Renzi to begin talks on new Italian government

Monday 17 February 2014 21.57
Matteo Renzi (centre) held talks with President Giorgio Napolitano this morning (Pic: EPA)
Matteo Renzi (centre) held talks with President Giorgio Napolitano this morning (Pic: EPA)

Matteo Renzi outlined an ambitious plan for reform today just after receiving the nomination to be Italy's new prime minister.

He promised to apply all his "energy, enthusiasm and commitment" to the role.

Mr Renzi said he would begin formal coalition talks tomorrow and predicted they would take "a few days" as he plans to form a stable government that can survive until the next scheduled elections in 2018.

"We will take the time we need, with the knowledge that there is a sense of urgency out there and this is an extremely delicate and important time," he said after being given the mandate by President Giorgio Napolitano.

"The most pressing emergency, which concerns my generation and others, is the emergency of labour, of unemployment and of despair," the 39-year-old said.

"I will put all my energy, enthusiasm and commitment into this difficult situation," he said.

He vowed that if he succeeds, he would act quickly to reform the constitution, the labour market, education and the tax system in his first few months in power.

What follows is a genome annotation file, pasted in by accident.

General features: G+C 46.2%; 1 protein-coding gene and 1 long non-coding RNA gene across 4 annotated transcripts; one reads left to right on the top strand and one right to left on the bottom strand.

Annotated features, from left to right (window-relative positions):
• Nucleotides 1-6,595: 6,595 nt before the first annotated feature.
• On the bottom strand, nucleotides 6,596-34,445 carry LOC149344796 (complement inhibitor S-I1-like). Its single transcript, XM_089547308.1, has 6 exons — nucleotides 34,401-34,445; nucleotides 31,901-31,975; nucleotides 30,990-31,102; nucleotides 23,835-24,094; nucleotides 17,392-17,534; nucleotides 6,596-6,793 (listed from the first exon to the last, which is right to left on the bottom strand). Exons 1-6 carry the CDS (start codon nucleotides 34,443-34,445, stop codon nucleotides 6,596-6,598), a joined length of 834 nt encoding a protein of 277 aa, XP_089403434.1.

He said he expected to lay out full reforms to Italy's electoral law and political institutions by the end of the month.

He said they would be followed by labour reforms in March, an overhaul of the public administration in April and a tax reform in May.

He declined to comment on the possible makeup of his cabinet.

"Our attention is on content and not other issues," he told reporters after a 90-minute meeting with the head of state.

Mr Renzi had been expected to takeover since he engineered the removal of his party rival Enrico Letta as prime minister at a meeting of the Democratic Party leadership last week, following growing impatience with the slow pace of economic reforms.

The eurozone's third largest economy is technically no longer in recession since it scraped back into growth in the fourth quarter of 2013.

However, it remains profoundly marked by the crisis with a €2 trillion public debt, a rapidly crumbling industrial base and millions out of work.